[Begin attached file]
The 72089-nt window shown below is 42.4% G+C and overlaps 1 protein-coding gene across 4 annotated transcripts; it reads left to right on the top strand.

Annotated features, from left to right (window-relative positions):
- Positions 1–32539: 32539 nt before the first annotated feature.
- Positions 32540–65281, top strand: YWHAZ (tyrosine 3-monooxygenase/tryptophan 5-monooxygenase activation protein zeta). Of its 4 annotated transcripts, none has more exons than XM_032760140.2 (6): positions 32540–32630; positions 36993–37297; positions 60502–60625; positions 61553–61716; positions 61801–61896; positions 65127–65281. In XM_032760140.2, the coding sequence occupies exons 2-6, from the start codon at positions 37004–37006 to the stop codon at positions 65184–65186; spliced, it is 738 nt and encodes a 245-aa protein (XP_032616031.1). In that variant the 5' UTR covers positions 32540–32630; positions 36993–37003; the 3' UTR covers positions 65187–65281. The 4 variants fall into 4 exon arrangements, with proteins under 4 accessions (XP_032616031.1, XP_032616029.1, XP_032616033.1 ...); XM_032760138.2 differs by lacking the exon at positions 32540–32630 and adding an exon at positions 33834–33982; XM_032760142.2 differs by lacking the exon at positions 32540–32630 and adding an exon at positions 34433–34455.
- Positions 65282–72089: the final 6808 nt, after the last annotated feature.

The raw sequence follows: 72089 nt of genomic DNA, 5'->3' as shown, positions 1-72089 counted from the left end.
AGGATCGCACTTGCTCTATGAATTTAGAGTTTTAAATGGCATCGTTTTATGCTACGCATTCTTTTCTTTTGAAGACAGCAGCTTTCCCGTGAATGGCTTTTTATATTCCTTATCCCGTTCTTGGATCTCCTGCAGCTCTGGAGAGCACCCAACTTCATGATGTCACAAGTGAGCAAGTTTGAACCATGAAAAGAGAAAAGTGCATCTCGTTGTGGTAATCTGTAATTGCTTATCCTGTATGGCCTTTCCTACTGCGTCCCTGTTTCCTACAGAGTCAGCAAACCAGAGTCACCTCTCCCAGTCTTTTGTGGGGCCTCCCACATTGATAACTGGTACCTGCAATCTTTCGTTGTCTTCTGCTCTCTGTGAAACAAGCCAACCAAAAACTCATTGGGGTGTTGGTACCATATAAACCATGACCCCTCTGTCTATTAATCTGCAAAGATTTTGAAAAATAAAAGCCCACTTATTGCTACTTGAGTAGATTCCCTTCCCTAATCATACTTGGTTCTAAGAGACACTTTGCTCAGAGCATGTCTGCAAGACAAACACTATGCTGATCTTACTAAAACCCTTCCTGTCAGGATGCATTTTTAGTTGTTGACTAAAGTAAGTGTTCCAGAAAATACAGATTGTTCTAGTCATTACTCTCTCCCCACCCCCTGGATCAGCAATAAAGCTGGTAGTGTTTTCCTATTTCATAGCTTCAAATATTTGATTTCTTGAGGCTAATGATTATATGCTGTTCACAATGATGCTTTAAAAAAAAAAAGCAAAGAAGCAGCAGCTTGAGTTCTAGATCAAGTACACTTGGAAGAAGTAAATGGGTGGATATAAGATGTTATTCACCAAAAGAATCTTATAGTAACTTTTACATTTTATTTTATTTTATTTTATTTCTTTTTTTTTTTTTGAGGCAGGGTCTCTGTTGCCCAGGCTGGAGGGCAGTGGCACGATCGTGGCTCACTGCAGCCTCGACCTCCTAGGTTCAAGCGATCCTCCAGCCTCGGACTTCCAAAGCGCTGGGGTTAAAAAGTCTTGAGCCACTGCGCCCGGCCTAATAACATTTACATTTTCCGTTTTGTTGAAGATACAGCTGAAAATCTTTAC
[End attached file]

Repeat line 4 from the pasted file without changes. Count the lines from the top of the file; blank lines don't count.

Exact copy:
- Positions 32540–65281, top strand: YWHAZ (tyrosine 3-monooxygenase/tryptophan 5-monooxygenase activation protein zeta). Of its 4 annotated transcripts, none has more exons than XM_032760140.2 (6): positions 32540–32630; positions 36993–37297; positions 60502–60625; positions 61553–61716; positions 61801–61896; positions 65127–65281. In XM_032760140.2, the coding sequence occupies exons 2-6, from the start codon at positions 37004–37006 to the stop codon at positions 65184–65186; spliced, it is 738 nt and encodes a 245-aa protein (XP_032616031.1). In that variant the 5' UTR covers positions 32540–32630; positions 36993–37003; the 3' UTR covers positions 65187–65281. The 4 variants fall into 4 exon arrangements, with proteins under 4 accessions (XP_032616031.1, XP_032616029.1, XP_032616033.1 ...); XM_032760138.2 differs by lacking the exon at positions 32540–32630 and adding an exon at positions 33834–33982; XM_032760142.2 differs by lacking the exon at positions 32540–32630 and adding an exon at positions 34433–34455.